I am one of the 48 million people without health care before the Affordable Care Act, aka: ObamaCare. Because of my age and my income, I could not afford health care before ObamaCare. Before ObamaCare, many Americans either could not afford health care or else they were entirely cut out of the system by the health insurance industry because of a pre-existing condition.
Certainly, many young people didn’t have health care either, believing they were too young to get sick and no one can foresee a terrible accident that might require major surgery and a lengthy hospital stay. Every day, young people and people like me get sick or we’re involved in an accident that puts us in not only the emergency room but also the operating room and/or a hospital room. We also face being out of work for a period of time, which many can’t afford if their jobs do not offer sick pay. Suddenly there are bills stacking up and many just do not have the cash. Bankruptcy is filed and the hospital and the doctors are not paid. The cost is passed onto those who do have health insurance and who actually pay their hospital and doctor bills. Thus, the rising cost of health care, at least in part, because there are other factors that affect the cost of health care also. The old health care system that had already denied health care to tens of millions, was heading to a day that health care insurance would become a luxury where only the wealthy would be able to afford it.
Many progressives, myself included, really wanted a universal health care system, or single-payer system, still do. A single-payer system would entirely cut out the middleman, the health care insurance industry, and allow the government to control cost. Instead, we compromised with an original Republican idea to mandate health care insurance for all Americans, in return for restrictions put on health care insurance companies so that they have to accept everyone at a reasonable cost. Medicaid is expanded in most states and subsidies are given to those whose income is below 400 percent of the poverty level so that low-income workers can afford insurance.
ObamaCare is far from what progressives want in a health care system but we accepted it because it was a compromise with Republicans. Unfortunately, the Republicans decided they no longer support a health care insurance mandate, since President Barack Obama now supports one. The final bill passed through Congress ended up being a Democratic bill without Republican support. The Affordable Care Act could have been a bipartisan bill with both Democrat and Republican support if Republicans had worked to get more involved in the process of the bill and maintained their support for an insurance mandate and personal responsibility by all Americans.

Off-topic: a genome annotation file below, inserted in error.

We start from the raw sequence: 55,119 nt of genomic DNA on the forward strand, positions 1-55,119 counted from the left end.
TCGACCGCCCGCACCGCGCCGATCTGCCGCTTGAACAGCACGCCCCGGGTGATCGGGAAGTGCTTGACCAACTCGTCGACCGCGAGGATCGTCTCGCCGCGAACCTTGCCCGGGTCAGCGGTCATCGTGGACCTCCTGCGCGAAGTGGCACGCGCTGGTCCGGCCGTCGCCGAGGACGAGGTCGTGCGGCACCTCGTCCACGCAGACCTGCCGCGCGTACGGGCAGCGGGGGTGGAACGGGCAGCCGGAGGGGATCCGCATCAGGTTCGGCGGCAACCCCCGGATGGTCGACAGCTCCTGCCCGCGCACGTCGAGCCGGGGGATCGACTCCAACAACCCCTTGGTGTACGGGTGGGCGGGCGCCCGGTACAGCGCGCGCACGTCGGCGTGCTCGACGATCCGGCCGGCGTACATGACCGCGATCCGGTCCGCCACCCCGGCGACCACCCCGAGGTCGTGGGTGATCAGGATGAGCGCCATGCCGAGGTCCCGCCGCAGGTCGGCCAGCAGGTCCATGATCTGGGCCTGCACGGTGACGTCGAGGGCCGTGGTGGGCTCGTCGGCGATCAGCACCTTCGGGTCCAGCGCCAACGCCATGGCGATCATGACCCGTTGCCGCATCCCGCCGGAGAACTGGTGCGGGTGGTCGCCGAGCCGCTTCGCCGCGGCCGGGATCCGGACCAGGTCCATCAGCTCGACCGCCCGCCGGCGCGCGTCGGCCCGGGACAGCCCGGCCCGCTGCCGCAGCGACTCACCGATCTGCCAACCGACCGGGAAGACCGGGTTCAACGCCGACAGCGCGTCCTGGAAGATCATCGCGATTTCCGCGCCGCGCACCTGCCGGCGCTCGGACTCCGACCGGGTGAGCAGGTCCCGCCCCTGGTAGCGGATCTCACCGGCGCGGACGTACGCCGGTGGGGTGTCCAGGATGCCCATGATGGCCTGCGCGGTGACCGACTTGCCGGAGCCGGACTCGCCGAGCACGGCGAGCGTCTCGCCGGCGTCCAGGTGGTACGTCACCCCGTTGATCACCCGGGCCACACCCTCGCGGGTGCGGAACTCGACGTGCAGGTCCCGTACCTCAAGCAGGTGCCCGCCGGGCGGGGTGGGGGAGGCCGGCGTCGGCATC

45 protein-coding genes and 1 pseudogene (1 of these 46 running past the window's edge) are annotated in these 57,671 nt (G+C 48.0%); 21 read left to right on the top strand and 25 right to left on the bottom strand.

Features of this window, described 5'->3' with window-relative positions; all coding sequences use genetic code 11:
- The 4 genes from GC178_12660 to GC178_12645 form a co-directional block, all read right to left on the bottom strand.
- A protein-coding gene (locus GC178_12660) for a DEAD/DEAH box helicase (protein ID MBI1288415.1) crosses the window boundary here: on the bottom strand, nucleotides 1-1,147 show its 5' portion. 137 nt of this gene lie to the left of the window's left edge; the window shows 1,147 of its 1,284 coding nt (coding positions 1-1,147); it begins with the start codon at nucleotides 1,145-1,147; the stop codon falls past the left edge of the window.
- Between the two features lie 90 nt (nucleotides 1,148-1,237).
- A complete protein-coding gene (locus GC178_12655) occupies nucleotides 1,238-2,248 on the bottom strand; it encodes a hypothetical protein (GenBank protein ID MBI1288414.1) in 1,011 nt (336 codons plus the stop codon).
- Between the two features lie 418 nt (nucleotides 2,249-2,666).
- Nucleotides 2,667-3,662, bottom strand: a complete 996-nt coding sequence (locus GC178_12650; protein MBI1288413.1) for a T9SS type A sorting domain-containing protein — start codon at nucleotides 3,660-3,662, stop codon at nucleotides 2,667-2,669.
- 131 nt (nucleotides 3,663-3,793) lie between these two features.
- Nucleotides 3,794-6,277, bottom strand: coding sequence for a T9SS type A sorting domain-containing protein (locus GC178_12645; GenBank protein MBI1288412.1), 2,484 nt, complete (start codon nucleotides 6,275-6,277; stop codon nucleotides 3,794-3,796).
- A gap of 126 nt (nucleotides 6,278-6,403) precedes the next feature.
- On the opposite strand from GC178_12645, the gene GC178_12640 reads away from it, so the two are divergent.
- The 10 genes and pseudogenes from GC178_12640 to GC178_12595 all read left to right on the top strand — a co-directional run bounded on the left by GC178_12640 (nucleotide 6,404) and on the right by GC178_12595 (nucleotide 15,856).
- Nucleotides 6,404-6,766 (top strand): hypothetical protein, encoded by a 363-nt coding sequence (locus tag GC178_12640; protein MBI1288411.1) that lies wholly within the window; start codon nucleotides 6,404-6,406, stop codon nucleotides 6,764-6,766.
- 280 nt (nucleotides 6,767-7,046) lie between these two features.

Whatever Republicans and their party have done as a whole since the beginning process of ObamaCare has been to tear down the law and stop it if possible. The election in 2012 did not give them what they wanted, so now they have moved on to desperate tactics, such as using the little power they have in the U.S. House of Representatives to shut down government. We’re also facing a possible showdown over the debt ceiling come Oct. 17, according to Treasury Secretary Jack Lew, and if Republicans do not get their way by shutting down the government, then they may use the Debt Ceiling, which could cause the nation to lose yet another credit rating, with no telling what it would do to our economy.
The Republican-controlled House of Representatives in Washington DC has spent a huge amount of its time trying to overturn ObamaCare, voting 46 times to repeal the law, knowing that it would not even get past the Democratic-controlled U.S. Senate, let alone the president’s desk. Now we face economic harm from a political party unhappy with the results of an election and its members in the U.S. House refusing to do their jobs if ObamaCare is not at least delayed for a year.
Like me, tens of millions of Americans will be happy that they finally have preventive care to help us keep from getting sick and health care for us when we do get sick. There are also no caps on how long our insurance pays for our care as long as we continue to pay our premiums. Certainly, there will be problems and probably serious ones, like the lack of doctors in the system. Eventually that will be remedied by market forces, and perhaps with the aid of federal grants to send young minds to medical school to become primary doctors.
I realize that ObamaCare is still unpopular with most Americans but I believe that will change once most Americans know what the Affordable Care Act really is. I also believe a time will come, and not too far off into the future, when most Americans will like their ObamaCare as it brings the cost of health care down and keeps families and individuals from going bankrupt because of a medical crisis.
I speak for millions of uninsured Americans who go to work at jobs that do not provide health insurance for their employees, either because they cannot afford to, or they’re just too cheap to do so, when I say to Republicans in Congress, keep your government hands off my ObamaCare.